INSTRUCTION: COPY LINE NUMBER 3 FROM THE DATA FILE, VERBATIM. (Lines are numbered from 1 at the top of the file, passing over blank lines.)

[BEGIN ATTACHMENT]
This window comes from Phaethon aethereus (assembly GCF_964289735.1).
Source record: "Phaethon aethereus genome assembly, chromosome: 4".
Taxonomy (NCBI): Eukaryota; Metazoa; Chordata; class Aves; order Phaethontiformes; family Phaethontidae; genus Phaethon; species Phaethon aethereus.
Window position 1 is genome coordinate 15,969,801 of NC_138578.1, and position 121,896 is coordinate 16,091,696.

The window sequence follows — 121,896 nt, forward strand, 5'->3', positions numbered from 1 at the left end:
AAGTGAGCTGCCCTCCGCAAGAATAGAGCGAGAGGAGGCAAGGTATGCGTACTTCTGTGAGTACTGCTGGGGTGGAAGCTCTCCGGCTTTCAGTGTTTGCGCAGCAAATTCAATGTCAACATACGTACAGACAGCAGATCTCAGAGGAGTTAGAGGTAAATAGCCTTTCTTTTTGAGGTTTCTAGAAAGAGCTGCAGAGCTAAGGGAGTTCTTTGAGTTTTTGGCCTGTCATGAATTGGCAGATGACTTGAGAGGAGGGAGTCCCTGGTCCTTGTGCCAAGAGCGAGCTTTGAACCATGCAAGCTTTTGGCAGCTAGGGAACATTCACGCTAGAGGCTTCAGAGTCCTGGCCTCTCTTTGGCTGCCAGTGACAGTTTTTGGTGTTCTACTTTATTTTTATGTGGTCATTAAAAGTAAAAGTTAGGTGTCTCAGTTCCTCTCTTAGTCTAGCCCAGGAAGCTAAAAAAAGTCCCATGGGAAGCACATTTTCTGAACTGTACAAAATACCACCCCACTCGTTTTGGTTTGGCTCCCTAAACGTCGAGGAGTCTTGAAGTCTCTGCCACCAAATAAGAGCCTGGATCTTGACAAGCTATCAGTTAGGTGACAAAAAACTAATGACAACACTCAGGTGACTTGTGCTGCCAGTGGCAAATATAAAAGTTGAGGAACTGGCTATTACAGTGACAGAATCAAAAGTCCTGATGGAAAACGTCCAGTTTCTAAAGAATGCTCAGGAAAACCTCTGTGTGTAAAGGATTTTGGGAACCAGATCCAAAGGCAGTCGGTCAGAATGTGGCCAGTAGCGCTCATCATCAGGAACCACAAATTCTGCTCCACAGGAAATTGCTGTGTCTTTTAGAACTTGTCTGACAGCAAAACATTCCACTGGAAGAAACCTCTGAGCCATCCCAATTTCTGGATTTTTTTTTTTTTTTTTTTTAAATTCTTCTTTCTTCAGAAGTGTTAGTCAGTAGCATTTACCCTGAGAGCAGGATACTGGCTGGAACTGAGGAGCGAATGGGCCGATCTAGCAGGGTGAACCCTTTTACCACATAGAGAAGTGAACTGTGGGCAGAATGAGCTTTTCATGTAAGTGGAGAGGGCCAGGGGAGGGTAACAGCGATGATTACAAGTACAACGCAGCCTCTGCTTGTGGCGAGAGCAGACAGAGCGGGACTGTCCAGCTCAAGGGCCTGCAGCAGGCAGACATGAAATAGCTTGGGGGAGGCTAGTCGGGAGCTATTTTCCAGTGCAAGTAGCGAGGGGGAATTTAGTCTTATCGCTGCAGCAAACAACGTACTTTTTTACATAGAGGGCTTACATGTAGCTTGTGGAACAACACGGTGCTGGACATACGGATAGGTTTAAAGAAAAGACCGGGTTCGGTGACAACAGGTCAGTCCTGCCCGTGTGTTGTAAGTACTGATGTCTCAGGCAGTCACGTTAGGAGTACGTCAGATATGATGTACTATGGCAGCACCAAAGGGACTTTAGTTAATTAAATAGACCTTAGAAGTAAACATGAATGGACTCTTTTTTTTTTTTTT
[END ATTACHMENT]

Taxonomy (NCBI): Eukaryota; Metazoa; Chordata; class Aves; order Phaethontiformes; family Phaethontidae; genus Phaethon; species Phaethon aethereus.